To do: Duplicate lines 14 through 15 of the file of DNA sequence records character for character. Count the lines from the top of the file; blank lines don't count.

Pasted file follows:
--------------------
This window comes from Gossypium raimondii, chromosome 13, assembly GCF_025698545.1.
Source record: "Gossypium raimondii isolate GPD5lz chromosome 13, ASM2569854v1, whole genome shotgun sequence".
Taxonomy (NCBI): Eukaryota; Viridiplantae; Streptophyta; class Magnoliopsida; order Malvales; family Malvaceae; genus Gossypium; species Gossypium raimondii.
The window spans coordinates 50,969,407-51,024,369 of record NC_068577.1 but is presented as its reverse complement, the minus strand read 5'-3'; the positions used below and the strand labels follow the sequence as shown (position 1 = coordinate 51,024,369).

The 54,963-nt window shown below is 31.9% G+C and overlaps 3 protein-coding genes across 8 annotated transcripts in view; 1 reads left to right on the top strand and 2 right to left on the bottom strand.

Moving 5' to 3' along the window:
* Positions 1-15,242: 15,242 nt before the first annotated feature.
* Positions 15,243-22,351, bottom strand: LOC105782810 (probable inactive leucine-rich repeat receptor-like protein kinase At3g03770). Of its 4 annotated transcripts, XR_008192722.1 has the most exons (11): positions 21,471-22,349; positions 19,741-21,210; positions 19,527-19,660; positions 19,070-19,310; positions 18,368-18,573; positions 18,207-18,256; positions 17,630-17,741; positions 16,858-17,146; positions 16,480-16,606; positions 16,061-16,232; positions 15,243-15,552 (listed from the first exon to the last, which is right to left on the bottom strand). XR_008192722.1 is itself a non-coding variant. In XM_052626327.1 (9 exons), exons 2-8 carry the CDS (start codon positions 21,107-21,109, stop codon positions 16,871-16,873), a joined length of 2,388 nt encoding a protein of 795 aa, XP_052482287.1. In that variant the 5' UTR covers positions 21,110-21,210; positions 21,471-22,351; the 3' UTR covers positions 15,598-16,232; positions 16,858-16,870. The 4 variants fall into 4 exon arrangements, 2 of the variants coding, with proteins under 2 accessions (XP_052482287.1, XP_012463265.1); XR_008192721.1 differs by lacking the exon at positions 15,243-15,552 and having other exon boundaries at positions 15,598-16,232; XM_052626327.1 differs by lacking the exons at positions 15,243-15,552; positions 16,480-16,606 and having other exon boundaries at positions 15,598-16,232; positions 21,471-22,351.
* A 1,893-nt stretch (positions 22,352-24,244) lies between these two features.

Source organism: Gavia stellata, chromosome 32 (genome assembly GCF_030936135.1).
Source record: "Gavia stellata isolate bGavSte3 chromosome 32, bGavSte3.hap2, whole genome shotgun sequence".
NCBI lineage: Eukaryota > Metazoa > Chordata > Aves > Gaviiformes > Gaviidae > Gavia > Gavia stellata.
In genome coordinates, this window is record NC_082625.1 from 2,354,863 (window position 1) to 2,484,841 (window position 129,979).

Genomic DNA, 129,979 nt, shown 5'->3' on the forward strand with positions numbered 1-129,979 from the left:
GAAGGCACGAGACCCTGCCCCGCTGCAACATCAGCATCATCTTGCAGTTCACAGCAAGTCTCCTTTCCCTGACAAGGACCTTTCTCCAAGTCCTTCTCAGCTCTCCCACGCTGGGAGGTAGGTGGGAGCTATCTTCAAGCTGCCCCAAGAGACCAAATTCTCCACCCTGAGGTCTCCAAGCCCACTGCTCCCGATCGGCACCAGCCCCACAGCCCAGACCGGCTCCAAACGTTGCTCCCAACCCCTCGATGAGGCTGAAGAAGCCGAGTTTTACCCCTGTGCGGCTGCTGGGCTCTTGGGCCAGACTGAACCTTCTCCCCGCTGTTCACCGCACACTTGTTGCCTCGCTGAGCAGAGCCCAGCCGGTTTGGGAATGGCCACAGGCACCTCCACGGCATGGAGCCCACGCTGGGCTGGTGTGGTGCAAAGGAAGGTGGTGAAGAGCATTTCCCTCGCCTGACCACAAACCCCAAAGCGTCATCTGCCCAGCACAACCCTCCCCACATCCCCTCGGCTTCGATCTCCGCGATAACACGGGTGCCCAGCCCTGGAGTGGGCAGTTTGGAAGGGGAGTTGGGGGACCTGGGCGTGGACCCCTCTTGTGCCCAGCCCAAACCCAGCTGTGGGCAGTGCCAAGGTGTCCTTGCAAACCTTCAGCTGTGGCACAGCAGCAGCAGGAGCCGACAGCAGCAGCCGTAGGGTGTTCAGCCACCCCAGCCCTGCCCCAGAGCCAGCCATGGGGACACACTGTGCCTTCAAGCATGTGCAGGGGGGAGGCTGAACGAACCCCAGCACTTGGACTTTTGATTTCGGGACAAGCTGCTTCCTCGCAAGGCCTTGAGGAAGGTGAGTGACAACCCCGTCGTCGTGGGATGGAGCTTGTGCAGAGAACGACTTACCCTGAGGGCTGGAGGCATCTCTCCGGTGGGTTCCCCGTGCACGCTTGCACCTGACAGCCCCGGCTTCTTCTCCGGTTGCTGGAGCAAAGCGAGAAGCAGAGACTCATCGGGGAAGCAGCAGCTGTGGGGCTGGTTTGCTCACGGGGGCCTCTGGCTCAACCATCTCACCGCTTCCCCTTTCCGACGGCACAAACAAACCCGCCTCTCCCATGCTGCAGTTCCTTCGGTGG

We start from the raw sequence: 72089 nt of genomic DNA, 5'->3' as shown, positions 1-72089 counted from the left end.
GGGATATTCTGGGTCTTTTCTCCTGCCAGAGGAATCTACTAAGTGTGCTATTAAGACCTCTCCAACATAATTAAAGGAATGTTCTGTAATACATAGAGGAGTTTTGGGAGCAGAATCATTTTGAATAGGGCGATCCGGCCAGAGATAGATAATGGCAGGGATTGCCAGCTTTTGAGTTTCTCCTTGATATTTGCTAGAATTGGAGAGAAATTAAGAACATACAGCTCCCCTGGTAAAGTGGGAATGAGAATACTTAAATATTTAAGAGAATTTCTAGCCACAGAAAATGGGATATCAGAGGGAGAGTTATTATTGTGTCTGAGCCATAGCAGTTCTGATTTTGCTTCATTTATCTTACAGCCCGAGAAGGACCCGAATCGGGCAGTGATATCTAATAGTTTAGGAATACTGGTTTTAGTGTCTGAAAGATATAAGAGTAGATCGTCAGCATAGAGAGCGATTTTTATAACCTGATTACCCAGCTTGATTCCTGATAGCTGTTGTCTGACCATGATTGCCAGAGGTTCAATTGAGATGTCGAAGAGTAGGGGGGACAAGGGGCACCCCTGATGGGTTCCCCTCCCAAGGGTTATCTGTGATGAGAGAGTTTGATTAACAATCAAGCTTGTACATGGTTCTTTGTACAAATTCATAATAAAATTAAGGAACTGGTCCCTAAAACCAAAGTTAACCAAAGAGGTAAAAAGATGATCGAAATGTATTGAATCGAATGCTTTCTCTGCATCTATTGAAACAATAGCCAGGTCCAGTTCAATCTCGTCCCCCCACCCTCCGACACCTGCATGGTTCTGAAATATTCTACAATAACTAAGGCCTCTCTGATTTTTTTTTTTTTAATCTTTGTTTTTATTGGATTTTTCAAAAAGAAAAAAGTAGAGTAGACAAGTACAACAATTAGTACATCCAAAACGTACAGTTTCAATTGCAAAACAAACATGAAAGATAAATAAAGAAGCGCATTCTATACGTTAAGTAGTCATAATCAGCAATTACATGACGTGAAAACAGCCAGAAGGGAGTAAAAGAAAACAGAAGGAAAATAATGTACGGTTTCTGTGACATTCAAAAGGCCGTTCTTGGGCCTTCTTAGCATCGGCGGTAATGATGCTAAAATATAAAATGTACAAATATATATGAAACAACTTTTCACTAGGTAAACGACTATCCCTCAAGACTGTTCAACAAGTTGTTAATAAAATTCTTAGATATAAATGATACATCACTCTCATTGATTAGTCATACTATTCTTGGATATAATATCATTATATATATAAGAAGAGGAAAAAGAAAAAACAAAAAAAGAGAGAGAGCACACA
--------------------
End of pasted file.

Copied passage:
Genomic DNA, 129,979 nt, shown 5'->3' on the forward strand with positions numbered 1-129,979 from the left:
GAAGGCACGAGACCCTGCCCCGCTGCAACATCAGCATCATCTTGCAGTTCACAGCAAGTCTCCTTTCCCTGACAAGGACCTTTCTCCAAGTCCTTCTCAGCTCTCCCACGCTGGGAGGTAGGTGGGAGCTATCTTCAAGCTGCCCCAAGAGACCAAATTCTCCACCCTGAGGTCTCCAAGCCCACTGCTCCCGATCGGCACCAGCCCCACAGCCCAGACCGGCTCCAAACGTTGCTCCCAACCCCTCGATGAGGCTGAAGAAGCCGAGTTTTACCCCTGTGCGGCTGCTGGGCTCTTGGGCCAGACTGAACCTTCTCCCCGCTGTTCACCGCACACTTGTTGCCTCGCTGAGCAGAGCCCAGCCGGTTTGGGAATGGCCACAGGCACCTCCACGGCATGGAGCCCACGCTGGGCTGGTGTGGTGCAAAGGAAGGTGGTGAAGAGCATTTCCCTCGCCTGACCACAAACCCCAAAGCGTCATCTGCCCAGCACAACCCTCCCCACATCCCCTCGGCTTCGATCTCCGCGATAACACGGGTGCCCAGCCCTGGAGTGGGCAGTTTGGAAGGGGAGTTGGGGGACCTGGGCGTGGACCCCTCTTGTGCCCAGCCCAAACCCAGCTGTGGGCAGTGCCAAGGTGTCCTTGCAAACCTTCAGCTGTGGCACAGCAGCAGCAGGAGCCGACAGCAGCAGCCGTAGGGTGTTCAGCCACCCCAGCCCTGCCCCAGAGCCAGCCATGGGGACACACTGTGCCTTCAAGCATGTGCAGGGGGGAGGCTGAACGAACCCCAGCACTTGGACTTTTGATTTCGGGACAAGCTGCTTCCTCGCAAGGCCTTGAGGAAGGTGAGTGACAACCCCGTCGTCGTGGGATGGAGCTTGTGCAGAGAACGACTTACCCTGAGGGCTGGAGGCATCTCTCCGGTGGGTTCCCCGTGCACGCTTGCACCTGACAGCCCCGGCTTCTTCTCCGGTTGCTGGAGCAAAGCGAGAAGCAGAGACTCATCGGGGAAGCAGCAGCTGTGGGGCTGGTTTGCTCACGGGGGCCTCTGGCTCAACCATCTCACCGCTTCCCCTTTCCGACGGCACAAACAAACCCGCCTCTCCCATGCTGCAGTTCCTTCGGTGG